nep-knm New Economics Papers
on Knowledge Management and Knowledge Economy
Issue of 2018‒03‒26
six papers chosen by
Laura Ştefănescu
Centrul European de Studii Manageriale în Administrarea Afacerilor

  1. Human Capital, Knowledge Creation, Knowledge Diffusion, Institutions and Economic Incentives: South Korea versus Africa By Simplice Asongu; Vanessa Tchamyou
  2. Higher Education Subsidy Policy and R&D-based Growth By Takaaki Morimoto; Ken Tabata
  3. Foreign Language Teaching as an Intercultural Coaching: a Self-developmental Tool for High Level Intercultural Intelligence By Reny Radkova
  4. Integrating Third Parties in Digitally Mature Companies: Determinants of Innovation Success By Daria Arkhipova; Giovanni Vaia
  5. Methods to Adapt the University Curricula to the Market Demand in the Civil Engineering Sector By LIVIA ANASTASIU; ALEXANDRA ANASTASIU; MIHAELA DUMITRAN
  6. The commodification of knowledge and information By Rotta, Tomás N.; Teixeira, Rodrigo A.

  1. By: Simplice Asongu (Yaoundé/Cameroun); Vanessa Tchamyou (Yaoundé/Cameroun)
    Abstract: This article compares African countries to South Korea in terms of knowledge economy (KE). Emphasis is laid on human capital, knowledge creation, knowledge diffusion, institutions and economic incentives. The analytical approach consists of providing knowledge economy catch-up strategies that can be understood within the context of country-specific gaps between the frontier country in KE and laggard African countries. The empirical evidence is based on sigma convergence with data for the period 1996-2010. Overall, a KE diagnosis is provided by assessing KE gaps (between South Korea and specific-African countries) and suggesting compelling catch-up strategies with which to reduce identified gaps. Contemporary and non-contemporary policies from South Korea and more contemporary policies based on challenges of globalisation are discussed. The policy relevance of this inquiry aligns with the scholarly perspective that catch-up between South Korea and more advanced economies was accelerated by the former adapting to and assimilating relatively obsolete technological know-how from more developed nations.
    Keywords: Knowledge economy; Benchmarks; Policy syndromes; Catch-up; Africa
    JEL: O10 O30 O38 O55 O57
    Date: 2018–01
  2. By: Takaaki Morimoto (Graduate School of Economics, Osaka University); Ken Tabata (School of Economics, Kwansei Gakuin University)
    Abstract: Employing a two-period overlapping generations model of R&D-based growth with both product development and process innovation, this paper examines how a subsidy policy for encouraging more individuals to receive higher education affects the per capita GDP growth rate of the economy. We show that when the market structure adjusts partially in the short run, the effect of an education subsidy on economic growth is ambiguous and depends on the values of the parameters. However, when the market structure adjusts fully in the long run, the education subsidy expands the number of firms but reduces economic growth. These unfavorable predictions for the education subsidy on economic growth are partly consistent with empirical findings that mass higher education does not necessarily lead to higher economic growth. A higher education subsidy policy is perhaps inappropriate for the purpose of stimulating long-run economic growth.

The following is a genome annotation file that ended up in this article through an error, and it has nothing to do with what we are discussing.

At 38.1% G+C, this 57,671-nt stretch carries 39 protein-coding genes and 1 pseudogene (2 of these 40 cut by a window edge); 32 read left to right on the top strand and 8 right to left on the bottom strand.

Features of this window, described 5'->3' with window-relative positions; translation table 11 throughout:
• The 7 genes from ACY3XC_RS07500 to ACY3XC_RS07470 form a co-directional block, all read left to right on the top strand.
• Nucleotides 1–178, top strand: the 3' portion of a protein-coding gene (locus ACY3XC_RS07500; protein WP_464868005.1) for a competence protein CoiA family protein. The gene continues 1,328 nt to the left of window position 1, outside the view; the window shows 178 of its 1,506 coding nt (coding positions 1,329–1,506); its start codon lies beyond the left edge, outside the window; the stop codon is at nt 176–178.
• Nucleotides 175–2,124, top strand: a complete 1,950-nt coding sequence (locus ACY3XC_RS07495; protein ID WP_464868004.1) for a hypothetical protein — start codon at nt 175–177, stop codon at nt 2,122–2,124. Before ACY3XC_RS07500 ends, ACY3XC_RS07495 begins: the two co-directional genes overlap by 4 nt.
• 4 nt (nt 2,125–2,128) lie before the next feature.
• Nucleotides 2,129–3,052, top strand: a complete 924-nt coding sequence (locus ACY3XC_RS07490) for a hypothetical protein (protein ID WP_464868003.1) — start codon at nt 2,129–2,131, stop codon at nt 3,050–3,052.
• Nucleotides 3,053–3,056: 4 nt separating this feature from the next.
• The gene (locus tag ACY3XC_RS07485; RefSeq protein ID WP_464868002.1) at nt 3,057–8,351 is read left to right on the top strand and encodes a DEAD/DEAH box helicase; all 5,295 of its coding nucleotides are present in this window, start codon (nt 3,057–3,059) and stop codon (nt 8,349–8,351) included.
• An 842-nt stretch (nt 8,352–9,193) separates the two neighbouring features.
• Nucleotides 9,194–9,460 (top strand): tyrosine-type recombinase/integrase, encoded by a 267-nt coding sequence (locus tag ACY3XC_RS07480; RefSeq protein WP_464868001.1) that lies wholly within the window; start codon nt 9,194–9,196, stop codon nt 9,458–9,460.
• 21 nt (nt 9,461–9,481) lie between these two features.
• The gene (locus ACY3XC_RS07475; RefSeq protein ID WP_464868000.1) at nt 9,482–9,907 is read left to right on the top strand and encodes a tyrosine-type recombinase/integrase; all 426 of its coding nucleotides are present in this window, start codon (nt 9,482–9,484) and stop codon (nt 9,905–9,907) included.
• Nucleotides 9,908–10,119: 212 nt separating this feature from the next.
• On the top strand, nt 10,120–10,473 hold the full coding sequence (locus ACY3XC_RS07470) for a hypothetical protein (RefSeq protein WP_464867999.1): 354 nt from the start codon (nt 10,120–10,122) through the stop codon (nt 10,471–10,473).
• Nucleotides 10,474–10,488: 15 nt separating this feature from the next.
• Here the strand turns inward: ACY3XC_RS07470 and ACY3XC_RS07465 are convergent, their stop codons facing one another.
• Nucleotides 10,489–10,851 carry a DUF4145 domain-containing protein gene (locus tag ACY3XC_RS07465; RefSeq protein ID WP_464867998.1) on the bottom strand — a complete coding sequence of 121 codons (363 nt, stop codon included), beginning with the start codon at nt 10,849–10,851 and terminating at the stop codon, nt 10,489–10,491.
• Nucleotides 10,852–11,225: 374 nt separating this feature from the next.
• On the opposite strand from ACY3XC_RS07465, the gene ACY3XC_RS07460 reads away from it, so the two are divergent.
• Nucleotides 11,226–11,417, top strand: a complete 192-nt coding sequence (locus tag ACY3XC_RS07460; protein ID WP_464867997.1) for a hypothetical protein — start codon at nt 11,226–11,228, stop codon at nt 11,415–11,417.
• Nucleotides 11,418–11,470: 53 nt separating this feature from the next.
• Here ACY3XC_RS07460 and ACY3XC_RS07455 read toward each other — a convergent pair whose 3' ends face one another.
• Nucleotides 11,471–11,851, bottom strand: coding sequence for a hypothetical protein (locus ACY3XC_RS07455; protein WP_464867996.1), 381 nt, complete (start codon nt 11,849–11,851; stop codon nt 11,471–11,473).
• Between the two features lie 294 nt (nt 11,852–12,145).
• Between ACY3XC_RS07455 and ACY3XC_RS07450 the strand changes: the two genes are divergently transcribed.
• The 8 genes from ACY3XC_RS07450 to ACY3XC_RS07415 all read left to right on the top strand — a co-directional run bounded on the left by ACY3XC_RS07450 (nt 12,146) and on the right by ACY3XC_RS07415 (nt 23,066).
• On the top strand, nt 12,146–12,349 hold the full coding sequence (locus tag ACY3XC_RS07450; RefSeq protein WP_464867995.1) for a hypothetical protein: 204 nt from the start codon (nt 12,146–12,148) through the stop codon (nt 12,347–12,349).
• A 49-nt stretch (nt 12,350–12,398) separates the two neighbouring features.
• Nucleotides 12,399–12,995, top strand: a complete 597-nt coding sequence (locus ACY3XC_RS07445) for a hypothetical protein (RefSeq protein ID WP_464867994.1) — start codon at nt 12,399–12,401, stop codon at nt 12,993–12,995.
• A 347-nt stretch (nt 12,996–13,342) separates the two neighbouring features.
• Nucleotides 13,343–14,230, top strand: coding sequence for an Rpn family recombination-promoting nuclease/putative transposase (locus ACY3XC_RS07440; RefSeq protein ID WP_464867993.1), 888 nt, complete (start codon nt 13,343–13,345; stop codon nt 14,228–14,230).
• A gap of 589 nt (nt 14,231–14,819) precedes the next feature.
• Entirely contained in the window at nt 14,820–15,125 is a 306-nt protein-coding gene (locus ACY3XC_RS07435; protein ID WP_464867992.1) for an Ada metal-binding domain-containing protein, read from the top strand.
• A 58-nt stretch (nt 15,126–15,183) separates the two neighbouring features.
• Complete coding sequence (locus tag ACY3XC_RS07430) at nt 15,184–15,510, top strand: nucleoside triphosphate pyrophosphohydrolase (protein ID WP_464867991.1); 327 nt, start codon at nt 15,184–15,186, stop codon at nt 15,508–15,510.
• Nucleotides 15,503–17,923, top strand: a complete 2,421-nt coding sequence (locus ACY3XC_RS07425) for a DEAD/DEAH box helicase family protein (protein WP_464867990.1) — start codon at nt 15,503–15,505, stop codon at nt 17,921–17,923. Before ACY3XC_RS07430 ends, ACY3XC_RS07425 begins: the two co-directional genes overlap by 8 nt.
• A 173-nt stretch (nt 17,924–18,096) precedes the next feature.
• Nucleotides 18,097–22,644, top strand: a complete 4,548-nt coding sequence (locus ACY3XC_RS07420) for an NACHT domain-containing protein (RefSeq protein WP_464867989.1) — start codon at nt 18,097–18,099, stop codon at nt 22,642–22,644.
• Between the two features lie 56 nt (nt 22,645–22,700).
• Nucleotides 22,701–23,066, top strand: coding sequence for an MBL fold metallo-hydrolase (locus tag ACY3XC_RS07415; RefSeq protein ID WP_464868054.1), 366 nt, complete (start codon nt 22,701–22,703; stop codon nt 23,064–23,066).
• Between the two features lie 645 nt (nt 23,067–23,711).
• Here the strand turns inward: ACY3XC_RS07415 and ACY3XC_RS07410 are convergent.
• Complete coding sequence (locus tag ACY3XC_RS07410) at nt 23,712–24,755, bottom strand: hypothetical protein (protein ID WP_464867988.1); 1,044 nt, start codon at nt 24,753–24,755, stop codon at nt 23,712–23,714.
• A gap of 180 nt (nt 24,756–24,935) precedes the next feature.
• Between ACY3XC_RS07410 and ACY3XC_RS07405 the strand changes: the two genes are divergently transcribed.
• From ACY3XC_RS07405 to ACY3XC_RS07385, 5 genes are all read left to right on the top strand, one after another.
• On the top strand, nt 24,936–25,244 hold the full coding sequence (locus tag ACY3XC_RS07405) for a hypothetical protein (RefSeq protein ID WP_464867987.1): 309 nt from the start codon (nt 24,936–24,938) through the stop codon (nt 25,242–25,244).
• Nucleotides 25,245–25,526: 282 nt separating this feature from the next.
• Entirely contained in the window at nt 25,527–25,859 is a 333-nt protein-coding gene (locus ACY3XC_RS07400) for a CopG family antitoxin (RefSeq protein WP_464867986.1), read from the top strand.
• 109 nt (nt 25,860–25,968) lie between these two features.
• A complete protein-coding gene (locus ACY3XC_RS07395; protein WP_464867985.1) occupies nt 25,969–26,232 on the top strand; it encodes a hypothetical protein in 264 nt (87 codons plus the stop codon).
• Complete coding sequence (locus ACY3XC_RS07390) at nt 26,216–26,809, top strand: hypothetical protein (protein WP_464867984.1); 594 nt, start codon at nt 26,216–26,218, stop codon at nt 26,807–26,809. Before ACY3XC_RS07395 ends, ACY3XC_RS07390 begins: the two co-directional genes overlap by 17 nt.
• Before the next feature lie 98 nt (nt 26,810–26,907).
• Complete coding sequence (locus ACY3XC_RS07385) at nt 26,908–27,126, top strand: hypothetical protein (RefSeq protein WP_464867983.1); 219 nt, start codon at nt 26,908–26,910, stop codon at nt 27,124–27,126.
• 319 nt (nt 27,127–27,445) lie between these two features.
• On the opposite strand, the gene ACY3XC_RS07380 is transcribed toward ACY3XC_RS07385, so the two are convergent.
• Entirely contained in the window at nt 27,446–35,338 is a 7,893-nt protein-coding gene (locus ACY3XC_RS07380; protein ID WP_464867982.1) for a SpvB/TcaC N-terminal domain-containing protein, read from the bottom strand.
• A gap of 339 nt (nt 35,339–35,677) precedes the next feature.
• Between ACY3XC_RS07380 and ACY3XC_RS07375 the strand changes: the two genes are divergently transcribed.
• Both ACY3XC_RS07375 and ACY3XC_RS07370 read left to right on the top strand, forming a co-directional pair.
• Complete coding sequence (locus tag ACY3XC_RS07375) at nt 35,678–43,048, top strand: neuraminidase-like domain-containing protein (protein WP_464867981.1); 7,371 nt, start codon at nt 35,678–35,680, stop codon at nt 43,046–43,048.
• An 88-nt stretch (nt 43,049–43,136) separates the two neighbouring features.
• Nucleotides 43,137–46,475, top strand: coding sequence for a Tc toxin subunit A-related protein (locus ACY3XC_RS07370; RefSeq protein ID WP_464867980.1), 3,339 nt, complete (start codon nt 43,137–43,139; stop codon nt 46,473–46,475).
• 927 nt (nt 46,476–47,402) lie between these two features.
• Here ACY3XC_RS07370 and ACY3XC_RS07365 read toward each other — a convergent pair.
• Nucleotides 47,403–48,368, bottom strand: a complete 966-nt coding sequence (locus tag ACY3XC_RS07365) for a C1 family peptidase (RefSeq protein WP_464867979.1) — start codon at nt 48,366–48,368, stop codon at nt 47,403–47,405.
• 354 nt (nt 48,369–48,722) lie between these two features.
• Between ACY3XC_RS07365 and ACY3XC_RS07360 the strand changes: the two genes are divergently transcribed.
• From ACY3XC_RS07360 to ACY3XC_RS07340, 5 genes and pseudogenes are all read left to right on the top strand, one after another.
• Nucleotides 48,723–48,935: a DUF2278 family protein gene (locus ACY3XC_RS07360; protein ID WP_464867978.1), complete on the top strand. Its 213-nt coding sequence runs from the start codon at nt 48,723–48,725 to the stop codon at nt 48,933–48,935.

Keywords: Higher Education, Occupational Choice, R&D, Product Development, Process Innovation
    Date: 2018–02
  3. By: Reny Radkova (St. Kliment Ohridski University of Sofia)
    Abstract: The goal of this paper is to bring some insights and practical information to the intercultural and foreign teaching community on how coaching foreign language is a perfect combination of intercultural and linguistics training. The purpose of the scientific study is to examine this process in detail and to form a cultural understanding with mutual tolerance towards otherness, as well as to present a comparative study of both cultures in a specific cultural context. The progress of scientific research on the topic that helps analyze intercultural communicative competence and applied linguistics training is vital to understanding and developing an intercultural approach. It should accompany not only contemporary foreign language training, but also comprehensive training due to migration, emigration, and globalization processes. Teaching and obtaining cross-cultural awareness provides a journey of increasing self-knowledge as the first step to being open to further knowledge and understanding of others. Both intercultural trainers and foreign language teachers should have to be multilingual and very well prepared linguists. They should have been working or studied both in the field of Psychology and Intercultural Communication. The study focuses on the problems and opportunities for training in intercultural communication. The study was conducted among Bulgarian and American Fulbright community, part of it investigating multicultural classrooms and university auditoriums and extracurricular activities. The intercultural context in which foreign language learning takes place is an aspect through which both children, students and adults find themselves able to acquire a sense of their own and of different cultures, to communicate in the new situation, and to create a suitable "new" cultural environment by coming in contact with another culture. The presented survey related to Fulbright students and teachers aims to help with English language teaching by analyzing the process itself. The future belongs to multicultural organizations and societies. The way traditional organizations are structured hierarchically is no longer adequate for the challenges that the globalised economical society with its increasing pace places. Multicultural leaderships and teams, situational and contextual decision making by them as members of the multicultural community and consistent innovation developing through qualified peer-feedback are going to be key to a successful world economy in the upcoming decades.